Dunnock eating holly-berries

13 Birds That Eat Holly Berries (with Photos, ID & Info)

Most people know that holly berries are toxic to humans, but what about birds? Holly berries are an important food source for many species of birds in winter. The following article will explore 13 Birds That Eat Holly Berries with Photos, ID & Information.

Birds That Eat Holly Berries

American Robin

An American Robin foraging on the ground.
Photo by Skyler Ewing from Pexels

Holly berries are a favorite food of American Robins. They eat them during the winter and summer months to keep their body temperatures up, as well as give themselves energy for migrating in the springtime.

American Robins can be found all over North America and most often live near orchards where they can find plenty of holly berries to feed on.​​​​​​​

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European Robin

European Robin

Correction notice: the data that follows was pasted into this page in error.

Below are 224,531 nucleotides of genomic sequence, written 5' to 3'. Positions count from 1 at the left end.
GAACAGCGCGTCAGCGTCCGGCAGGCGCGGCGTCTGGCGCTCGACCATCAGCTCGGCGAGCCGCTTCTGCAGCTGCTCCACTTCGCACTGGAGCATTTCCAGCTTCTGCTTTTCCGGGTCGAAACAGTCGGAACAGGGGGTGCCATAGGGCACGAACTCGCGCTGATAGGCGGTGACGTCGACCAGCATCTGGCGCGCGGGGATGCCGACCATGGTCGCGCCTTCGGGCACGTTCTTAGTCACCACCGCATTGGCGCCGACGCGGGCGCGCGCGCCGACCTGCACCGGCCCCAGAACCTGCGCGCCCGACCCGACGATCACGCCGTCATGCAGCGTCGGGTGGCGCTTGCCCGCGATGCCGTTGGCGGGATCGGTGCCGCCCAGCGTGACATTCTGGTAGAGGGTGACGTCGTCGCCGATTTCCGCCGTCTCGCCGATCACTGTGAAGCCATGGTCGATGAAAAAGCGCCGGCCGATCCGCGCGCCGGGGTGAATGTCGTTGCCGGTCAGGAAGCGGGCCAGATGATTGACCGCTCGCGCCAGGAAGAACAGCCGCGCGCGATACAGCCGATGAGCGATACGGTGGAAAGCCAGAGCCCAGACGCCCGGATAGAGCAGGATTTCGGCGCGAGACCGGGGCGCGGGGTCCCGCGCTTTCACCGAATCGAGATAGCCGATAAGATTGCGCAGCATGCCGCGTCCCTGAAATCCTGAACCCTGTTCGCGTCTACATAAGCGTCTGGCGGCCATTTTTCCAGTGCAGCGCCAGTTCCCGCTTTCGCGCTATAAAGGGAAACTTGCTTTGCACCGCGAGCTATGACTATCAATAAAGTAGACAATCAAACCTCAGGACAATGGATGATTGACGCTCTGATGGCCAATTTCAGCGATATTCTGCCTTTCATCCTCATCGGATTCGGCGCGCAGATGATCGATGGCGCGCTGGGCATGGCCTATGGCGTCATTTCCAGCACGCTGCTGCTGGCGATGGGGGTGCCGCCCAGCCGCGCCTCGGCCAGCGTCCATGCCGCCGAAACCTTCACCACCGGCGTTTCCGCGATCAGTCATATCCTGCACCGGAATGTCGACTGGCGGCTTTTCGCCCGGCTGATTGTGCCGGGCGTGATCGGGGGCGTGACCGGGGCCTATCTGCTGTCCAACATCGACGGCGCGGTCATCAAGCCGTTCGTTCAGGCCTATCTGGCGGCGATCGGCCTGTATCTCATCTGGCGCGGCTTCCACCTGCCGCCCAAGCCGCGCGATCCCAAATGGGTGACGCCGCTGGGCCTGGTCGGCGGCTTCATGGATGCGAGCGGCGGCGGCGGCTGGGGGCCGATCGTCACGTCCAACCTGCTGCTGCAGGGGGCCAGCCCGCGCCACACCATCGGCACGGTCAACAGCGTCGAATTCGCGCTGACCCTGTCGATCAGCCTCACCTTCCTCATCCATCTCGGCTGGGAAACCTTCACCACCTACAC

Image by TheOtherKev from Pixabay

The European Robin is a small bird that lives in the United Kingdom and some parts of Europe. They can be found nesting in almost any area with some cover, but they prefer woodlands and forest edges for their breeding sites.

They are a migratory species, which means they will travel to warmer climates during winter, but then return to their homes in the spring. The robin loves eating berries from plants like holly bushes because it gives them enough energy for migration! 

Cedar Waxwing

A Cedar Waxwing perched on a branch.
Image by Jack Bulmer from Pixabay

Every year, in the late winter or early spring, Cedar Waxwings fly south to their nesting grounds. This is usually because of the cold temperatures and lack of food sources. However, these birds also eat holly berries, which can provide them with more sustenance than they find on their long journey south.

When they arrive at their destination, it is very common for them to feast on any berries that are available before continuing onto the forest where they will nest.

Related Post: How to Attract Cedar waxwings to your yard?

Eastern Bluebird

An Eastern Bluebird perched on a branch.
Image by Naturelady from Pixabay

Eastern bluebirds are small songbirds that are native to North America and found in the eastern United States. These birds are often seen eating holly berries. They feed on the berry as well as use it to decorate their nests, or they may even just perch near a tree full of berries and peck at them occasionally.